HPU classes were startled
by firecrackers and drums last month, as Chinatown celebrated
Chinese New Year. In this culturally diverse island, tastes
of China are everywhere, and one of the perks of HPU’s
downtown campus is its proximity to the island’s largest
Chinese community. In fact, one of HPU’s own, junior
communication major Dan Yuan, 22, from Hebei Province, China,
placed third in the 60th annual Narcissus Festival Pageant,
making her the new Narcissus Second Princess.
Yuan is president of the Chinese Student Association at HPU and
helped raise money for the assistance of the victims of the May
2008 earthquake in Sichuan, China.
The queens and princesses from the past 60 years, each has her
unique characteristics,” said Yuan, reflecting on her accomplishment, “and
they all established a good public image.”
Following months of public appearances and practice, the pageant
took place in the Hawai‘i Theatre, one block from HPU’s
downtown campus, Jan. 10. In the first phase, contestants demonstrated
their talents in Chinese culture-related activities, including
painting, dancing, and musical instruments. Yuan performed traditional
Chinese Dunhuang-style dance while playing the pipa, a traditional
Chinese musical instrument.
I chose this dance because it is the symbol of China’s
friendship with other countries,” Yuan said. “I hope
I can be an ambassador of cultural exchanges between China and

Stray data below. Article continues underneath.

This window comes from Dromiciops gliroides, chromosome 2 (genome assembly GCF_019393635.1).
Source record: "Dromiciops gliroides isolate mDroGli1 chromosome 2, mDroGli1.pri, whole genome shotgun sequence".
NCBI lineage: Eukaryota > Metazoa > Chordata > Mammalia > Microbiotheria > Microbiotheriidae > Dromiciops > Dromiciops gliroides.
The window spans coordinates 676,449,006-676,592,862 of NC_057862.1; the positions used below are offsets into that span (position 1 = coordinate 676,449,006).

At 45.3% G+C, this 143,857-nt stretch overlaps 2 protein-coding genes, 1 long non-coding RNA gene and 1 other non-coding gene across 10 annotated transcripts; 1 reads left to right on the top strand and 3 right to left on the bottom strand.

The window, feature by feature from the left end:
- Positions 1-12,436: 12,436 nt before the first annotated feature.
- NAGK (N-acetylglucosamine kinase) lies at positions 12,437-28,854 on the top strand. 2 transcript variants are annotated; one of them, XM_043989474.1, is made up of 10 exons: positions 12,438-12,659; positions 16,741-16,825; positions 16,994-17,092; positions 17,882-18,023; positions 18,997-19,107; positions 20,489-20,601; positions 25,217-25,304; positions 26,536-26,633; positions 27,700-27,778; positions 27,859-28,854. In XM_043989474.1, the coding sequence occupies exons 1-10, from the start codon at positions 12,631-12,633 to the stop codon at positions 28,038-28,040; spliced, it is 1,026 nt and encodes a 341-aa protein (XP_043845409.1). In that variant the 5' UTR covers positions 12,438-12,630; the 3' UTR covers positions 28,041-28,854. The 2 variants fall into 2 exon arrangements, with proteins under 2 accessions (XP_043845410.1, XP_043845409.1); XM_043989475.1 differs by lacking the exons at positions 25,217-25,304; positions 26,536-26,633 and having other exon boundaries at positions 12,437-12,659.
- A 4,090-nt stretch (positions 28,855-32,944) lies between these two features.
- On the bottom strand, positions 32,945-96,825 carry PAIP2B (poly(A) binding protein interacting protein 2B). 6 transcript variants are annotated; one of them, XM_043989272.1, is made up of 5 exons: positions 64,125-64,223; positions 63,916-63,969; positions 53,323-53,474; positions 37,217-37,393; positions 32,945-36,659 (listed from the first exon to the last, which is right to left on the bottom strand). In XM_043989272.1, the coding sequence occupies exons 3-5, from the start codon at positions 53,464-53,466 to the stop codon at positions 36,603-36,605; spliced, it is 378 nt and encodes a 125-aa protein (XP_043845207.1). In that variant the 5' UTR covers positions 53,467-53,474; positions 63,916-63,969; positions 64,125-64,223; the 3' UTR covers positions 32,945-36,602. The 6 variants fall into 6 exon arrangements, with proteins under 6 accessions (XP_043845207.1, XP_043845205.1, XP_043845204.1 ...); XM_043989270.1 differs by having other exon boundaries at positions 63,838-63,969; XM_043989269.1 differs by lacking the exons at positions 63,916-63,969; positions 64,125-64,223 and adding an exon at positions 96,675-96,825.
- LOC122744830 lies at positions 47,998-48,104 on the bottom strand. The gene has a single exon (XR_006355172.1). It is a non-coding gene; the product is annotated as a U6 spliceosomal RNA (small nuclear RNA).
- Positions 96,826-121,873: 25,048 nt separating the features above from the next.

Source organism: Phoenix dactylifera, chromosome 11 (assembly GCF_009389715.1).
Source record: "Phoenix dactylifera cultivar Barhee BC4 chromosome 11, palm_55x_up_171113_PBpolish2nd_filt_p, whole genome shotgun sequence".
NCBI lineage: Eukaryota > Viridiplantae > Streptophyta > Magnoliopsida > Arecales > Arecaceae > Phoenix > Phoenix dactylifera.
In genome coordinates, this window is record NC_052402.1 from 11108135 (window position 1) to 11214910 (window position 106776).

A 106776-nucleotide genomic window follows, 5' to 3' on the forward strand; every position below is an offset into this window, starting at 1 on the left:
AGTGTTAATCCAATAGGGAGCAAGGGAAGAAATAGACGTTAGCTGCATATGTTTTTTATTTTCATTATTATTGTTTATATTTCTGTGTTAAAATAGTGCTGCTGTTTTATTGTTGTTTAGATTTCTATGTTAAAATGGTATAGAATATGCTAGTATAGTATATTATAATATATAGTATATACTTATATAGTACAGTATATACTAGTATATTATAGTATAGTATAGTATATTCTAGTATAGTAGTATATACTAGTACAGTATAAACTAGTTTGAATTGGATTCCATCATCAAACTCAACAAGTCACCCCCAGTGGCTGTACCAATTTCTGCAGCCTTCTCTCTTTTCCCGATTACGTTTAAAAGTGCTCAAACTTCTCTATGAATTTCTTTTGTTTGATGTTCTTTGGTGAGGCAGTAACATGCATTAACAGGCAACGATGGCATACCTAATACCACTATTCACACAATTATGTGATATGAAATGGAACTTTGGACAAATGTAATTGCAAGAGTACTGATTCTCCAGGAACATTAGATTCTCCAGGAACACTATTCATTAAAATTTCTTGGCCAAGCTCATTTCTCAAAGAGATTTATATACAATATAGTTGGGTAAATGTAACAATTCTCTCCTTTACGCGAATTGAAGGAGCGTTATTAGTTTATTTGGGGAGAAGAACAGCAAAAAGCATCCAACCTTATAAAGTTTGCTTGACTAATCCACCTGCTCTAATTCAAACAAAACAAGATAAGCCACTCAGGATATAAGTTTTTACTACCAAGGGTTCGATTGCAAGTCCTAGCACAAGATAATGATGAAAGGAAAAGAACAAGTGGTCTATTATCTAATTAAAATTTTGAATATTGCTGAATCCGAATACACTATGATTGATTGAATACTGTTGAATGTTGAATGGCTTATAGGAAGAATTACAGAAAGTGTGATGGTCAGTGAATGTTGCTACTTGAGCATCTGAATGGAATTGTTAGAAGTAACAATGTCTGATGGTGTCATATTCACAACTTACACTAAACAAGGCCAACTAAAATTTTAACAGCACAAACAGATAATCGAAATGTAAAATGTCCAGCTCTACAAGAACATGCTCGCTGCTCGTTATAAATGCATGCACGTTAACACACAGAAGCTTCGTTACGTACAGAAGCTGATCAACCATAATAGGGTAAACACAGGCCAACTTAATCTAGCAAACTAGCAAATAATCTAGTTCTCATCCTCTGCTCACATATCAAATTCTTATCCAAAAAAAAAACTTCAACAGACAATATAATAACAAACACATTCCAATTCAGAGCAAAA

Contestants then modeled traditional Chinese dress, known as
Qipao. Yuan’s dress was custom-made in China, where it
was painted with Chinese blue and white porcelain. She added,
by hand, dozens of mini diamonds to the dress.
The third phase involved knowledge of Chinese culture. Each contestant
was asked to discuss a specific topic. Yuan explored the tradition
of using firecrackers during Chinese New Year festivities to
scare away evil spirits.
Competing with native-born contestants, English is my weakness
and it was time consuming to adjust my accent,” Yuan said. “I
would practice all the time, even during meals or in the car,
and although my friends thought I had been driven crazy by the
pageant, I know that without hard work, there would be no reward.”
Not only was Yuan selected as the Second Princess, but she also
won the most popular award, for selling the most tickets and
raising the most money for the event, Yuan and the pageant queen,
as well as other princesses, attended their coronation in Hilton
Hawaiian Village a week later.
Michelle Choy, contestant coordinator and the pageant court advisor,
said that the goals of the pageant are to promote Chinese culture
and to showcase talented contestants in Hawai‘i, not just
beauty, but also talent.
Kacie Pang, selected as the Third Princess, said she learned
much and made new friends through the pageant’s activities: “Not
knowing a lot about culture while growing up, I learned so much
through this,” Pang said. “I learned to take responsibility,
and more about the culture as well as my Chinese ethnicity.”
Yuan cried when she received the crown. “It helped me to
grow more, she said, and added, “I also learned to appreciate
everyone around me.”